She introduced herself as Madge. She had a place a few blocks away, if he would like to walk her home? The two could share a steak she had in the freezer along with a half bottle of dark rum, like the pirates used to drink. When his sympathy drinks expired at the bar he agreed to go home with the woman. The two walked to her modest bungalow nestled near the dunes. She began to thaw the steak in the sink and poured them both a glass of rum with two ice cubes. Madge turned on the radio and lit a smoke, speed-sucking nicotine as if it were pure oxogen. She kicked off her shoes and stretched out on a wicker couch. Vick took a hard draw from her cigarette, pulled a hefty swig from the rum, then fell on top of her, attacking her mouth with wide open kisses. She returned the passion. The two quickly landed on the hard wood
floor where Vick finished her off with command and expertise. She was not disappointed. It had been a while for her as well. She poured them each another rum and they took seats in a swing on the deck outside waiting for the steaks to thaw.
Madge licked the fingers on her left hand after swallowing the last bite of her supper. She washed it down with a swill of cold beer and lay across a wicker chair facing the window watching the powder blue shear drapes float away and then fall back around the frame, waiting lazily for the next breeze. Her belly pushed it’s way out from under her tight cotton coral-print blouse. She pulled it down and stretched it into place but it rolled up and over her bloat like a night shade flapping off the guide roller, and this time she left it there, exposed and unashamed.
In the background a television could be heard playing from the direction of the bedroom. The smell of the burnt steak’s juices and drippings cooling in the iron skillet overpowered the smoke rising from Vick’s cigarette. He watched her doze off in the chair, dangling her feet over the arm and resting a bottle of Milwaukee’s finest in her lap. While she slept he rummaged through her things. First her purse, which lay on the floor next to the wicker sofa. Next he made his way into the bedroom where he riffled through her collection of panties in a particle board chest of drawers. In a wooden box of black lacquer painted with red Chinese calligraphy, a collection of gold and silver rings, necklaces, bracelets and ear rings all mingled together. He wasted no time sorting them out. Instead, he scooped them up in one hand and shoved them into his pant pocket. Madge seemed to stir in the other room. Vick stood still and listened for movement. She cleared her throat, belched, rolled over on her side and was quiet once more. After clearing her medicine cabinet of all manner of barbiturate and sleeping pills, he sat himself down and relieved his aching bowels from the rare, over seasoned meat and sweet rum they had devoured after savaging one another.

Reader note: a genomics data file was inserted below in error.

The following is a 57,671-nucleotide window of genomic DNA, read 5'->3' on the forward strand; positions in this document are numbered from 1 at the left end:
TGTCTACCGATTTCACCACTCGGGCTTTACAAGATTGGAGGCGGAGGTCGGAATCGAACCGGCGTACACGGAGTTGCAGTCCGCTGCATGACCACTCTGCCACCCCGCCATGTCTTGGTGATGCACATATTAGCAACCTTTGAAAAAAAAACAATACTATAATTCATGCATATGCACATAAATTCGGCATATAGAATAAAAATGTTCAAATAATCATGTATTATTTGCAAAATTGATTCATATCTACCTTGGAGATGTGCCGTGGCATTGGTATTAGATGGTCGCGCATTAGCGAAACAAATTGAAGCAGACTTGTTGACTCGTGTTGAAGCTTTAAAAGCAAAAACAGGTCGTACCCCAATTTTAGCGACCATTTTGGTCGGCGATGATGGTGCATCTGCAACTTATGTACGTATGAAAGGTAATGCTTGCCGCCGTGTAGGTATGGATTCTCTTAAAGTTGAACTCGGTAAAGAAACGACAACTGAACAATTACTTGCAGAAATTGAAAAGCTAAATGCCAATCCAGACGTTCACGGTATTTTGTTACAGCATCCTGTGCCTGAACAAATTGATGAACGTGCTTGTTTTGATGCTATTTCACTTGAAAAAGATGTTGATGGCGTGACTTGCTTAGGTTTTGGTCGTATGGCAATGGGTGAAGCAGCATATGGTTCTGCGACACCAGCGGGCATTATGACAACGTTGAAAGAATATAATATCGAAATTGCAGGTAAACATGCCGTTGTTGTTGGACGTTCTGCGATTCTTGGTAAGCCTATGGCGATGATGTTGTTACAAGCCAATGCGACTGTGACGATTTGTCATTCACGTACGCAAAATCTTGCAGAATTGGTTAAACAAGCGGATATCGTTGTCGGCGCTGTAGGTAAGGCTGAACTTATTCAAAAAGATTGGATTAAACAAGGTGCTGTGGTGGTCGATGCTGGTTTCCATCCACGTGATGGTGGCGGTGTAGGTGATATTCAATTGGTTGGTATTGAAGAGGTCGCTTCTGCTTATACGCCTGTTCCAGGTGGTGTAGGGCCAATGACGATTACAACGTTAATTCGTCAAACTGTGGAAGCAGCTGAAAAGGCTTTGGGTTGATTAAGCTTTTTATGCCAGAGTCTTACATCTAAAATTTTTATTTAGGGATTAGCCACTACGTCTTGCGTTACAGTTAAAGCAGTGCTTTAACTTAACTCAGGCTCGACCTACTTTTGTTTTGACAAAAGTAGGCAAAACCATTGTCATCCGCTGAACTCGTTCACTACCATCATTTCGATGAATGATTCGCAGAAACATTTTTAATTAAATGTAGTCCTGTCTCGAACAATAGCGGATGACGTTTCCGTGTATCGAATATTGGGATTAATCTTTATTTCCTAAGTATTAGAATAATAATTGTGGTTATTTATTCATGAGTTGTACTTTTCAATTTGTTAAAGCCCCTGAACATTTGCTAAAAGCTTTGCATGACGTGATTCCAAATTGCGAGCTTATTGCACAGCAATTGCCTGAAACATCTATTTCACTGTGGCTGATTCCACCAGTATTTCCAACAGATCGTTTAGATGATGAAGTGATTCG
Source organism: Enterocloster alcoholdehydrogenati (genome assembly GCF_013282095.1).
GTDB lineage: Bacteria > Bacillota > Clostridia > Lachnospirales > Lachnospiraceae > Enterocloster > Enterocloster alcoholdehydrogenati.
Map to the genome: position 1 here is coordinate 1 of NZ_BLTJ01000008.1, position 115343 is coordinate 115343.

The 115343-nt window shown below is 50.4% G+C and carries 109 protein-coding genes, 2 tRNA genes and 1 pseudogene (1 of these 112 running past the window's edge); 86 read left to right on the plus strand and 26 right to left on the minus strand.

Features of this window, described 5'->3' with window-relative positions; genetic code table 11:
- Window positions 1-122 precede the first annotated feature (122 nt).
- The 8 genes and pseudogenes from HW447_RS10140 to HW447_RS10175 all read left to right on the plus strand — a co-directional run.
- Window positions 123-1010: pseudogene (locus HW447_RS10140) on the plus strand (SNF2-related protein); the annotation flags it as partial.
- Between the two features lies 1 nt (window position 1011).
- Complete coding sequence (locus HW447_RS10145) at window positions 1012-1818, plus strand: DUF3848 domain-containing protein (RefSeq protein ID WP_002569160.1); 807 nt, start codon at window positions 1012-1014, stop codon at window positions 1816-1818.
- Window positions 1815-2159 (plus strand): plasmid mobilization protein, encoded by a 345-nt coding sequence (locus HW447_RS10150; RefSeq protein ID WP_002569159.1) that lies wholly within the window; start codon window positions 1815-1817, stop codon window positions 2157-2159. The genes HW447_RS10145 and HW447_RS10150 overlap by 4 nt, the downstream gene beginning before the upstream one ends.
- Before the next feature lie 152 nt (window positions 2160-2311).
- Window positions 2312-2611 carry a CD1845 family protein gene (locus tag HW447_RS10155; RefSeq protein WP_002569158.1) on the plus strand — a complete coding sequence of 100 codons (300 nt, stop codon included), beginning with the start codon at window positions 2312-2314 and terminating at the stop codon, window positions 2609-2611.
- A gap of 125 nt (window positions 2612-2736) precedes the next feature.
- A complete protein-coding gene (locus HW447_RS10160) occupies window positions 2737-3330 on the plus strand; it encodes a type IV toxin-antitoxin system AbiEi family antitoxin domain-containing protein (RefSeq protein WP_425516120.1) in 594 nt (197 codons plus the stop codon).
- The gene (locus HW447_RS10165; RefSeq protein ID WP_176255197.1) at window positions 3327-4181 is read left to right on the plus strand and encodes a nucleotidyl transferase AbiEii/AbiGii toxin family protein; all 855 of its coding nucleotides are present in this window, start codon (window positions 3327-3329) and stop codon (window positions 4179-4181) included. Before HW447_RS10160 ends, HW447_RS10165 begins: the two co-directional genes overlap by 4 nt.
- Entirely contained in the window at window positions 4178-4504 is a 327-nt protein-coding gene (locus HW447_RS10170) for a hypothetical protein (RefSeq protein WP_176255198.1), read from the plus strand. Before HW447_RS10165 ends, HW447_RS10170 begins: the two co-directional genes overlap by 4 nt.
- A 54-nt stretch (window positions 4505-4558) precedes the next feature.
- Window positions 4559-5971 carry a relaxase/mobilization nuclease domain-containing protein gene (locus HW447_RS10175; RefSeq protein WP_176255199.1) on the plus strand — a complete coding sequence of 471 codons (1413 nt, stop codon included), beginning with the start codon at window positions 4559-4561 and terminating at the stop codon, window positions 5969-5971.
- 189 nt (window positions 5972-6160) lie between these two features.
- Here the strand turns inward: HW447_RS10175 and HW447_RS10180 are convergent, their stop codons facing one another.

The money he received from the pawn shop for fencing her jewelry turned out to be more than he had anticipated. She had better taste than he would have given her credit for. On his way back to Winston’s house, he bought a fresh pack of cigarettes and a half case of bottled beer. He opened two on the way home in the back of an unsuspecting taxi cab. When he arrived, he gladly paid the driver and even gave him a generous tip.
Winston met him at the door and gave pause as he took notice of the beer in Vick’s hand and the cuts on his forearm. As Vick walked by he also noticed the smeared blood on the back of Vick’s neck and the collar of his shirt. Vick said hello, walked directly past Winston and Mr. B. to the refrigerator where he placed the beer in the freezer before bringing one down for himself. Not wanting to seem rude to his host, he offered the first to Winston, who shook his head “No
thank you.” Winston asked about the blood and the wounds. Vick was quick to offer up a fanciful tale of attempted assault and robbery similar to the one he had regaled the patrons of the bar with, but by now he had had time to smooth over the conspicuous cracks in the scenario so that it seemed more plausible and slightly less ridiculous. Winston was skeptical, but for a time, assumed the possibility of truth. Vick shrugged his shoulders and popped the cap from the cold bottle, placing it too his lips and enjoying three long, gluttonous pulls. He licked his lips and exhaled loud from the back of his throat. Mr. Biggles started a purr in his throat that soon dropped to a roll from the rattling of his larynx. Vick smiled at him as he walked by the two of them on his way out to the patio.